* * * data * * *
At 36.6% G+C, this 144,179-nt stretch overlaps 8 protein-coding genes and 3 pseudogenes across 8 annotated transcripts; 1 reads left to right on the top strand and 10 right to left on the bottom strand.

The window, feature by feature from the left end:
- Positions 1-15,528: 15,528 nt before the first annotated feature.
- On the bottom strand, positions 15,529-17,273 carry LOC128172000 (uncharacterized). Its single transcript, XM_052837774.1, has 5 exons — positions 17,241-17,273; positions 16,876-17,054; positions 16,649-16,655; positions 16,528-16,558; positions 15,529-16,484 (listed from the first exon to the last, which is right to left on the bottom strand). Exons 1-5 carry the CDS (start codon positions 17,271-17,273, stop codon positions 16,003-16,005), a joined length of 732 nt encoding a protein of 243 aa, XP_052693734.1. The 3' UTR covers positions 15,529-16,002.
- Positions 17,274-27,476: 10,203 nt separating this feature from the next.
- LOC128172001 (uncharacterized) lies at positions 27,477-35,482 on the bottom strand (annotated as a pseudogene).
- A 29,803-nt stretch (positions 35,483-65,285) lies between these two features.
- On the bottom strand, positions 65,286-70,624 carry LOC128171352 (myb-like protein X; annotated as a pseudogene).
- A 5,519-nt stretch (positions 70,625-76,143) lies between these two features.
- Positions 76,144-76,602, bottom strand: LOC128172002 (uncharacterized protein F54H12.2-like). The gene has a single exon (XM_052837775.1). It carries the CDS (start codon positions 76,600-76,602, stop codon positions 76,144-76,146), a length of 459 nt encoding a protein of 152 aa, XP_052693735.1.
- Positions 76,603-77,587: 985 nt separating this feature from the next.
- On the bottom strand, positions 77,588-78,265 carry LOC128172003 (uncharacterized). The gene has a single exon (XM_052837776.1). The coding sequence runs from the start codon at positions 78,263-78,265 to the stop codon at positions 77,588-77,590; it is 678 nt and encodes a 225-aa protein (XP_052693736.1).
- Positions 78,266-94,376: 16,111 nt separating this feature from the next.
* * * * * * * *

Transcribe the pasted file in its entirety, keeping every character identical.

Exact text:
At 36.6% G+C, this 144,179-nt stretch overlaps 8 protein-coding genes and 3 pseudogenes across 8 annotated transcripts; 1 reads left to right on the top strand and 10 right to left on the bottom strand.

The window, feature by feature from the left end:
- Positions 1-15,528: 15,528 nt before the first annotated feature.
- On the bottom strand, positions 15,529-17,273 carry LOC128172000 (uncharacterized). Its single transcript, XM_052837774.1, has 5 exons — positions 17,241-17,273; positions 16,876-17,054; positions 16,649-16,655; positions 16,528-16,558; positions 15,529-16,484 (listed from the first exon to the last, which is right to left on the bottom strand). Exons 1-5 carry the CDS (start codon positions 17,271-17,273, stop codon positions 16,003-16,005), a joined length of 732 nt encoding a protein of 243 aa, XP_052693734.1. The 3' UTR covers positions 15,529-16,002.
- Positions 17,274-27,476: 10,203 nt separating this feature from the next.
- LOC128172001 (uncharacterized) lies at positions 27,477-35,482 on the bottom strand (annotated as a pseudogene).
- A 29,803-nt stretch (positions 35,483-65,285) lies between these two features.
- On the bottom strand, positions 65,286-70,624 carry LOC128171352 (myb-like protein X; annotated as a pseudogene).
- A 5,519-nt stretch (positions 70,625-76,143) lies between these two features.
- Positions 76,144-76,602, bottom strand: LOC128172002 (uncharacterized protein F54H12.2-like). The gene has a single exon (XM_052837775.1). It carries the CDS (start codon positions 76,600-76,602, stop codon positions 76,144-76,146), a length of 459 nt encoding a protein of 152 aa, XP_052693735.1.
- Positions 76,603-77,587: 985 nt separating this feature from the next.
- On the bottom strand, positions 77,588-78,265 carry LOC128172003 (uncharacterized). The gene has a single exon (XM_052837776.1). The coding sequence runs from the start codon at positions 78,263-78,265 to the stop codon at positions 77,588-77,590; it is 678 nt and encodes a 225-aa protein (XP_052693736.1).
- Positions 78,266-94,376: 16,111 nt separating this feature from the next.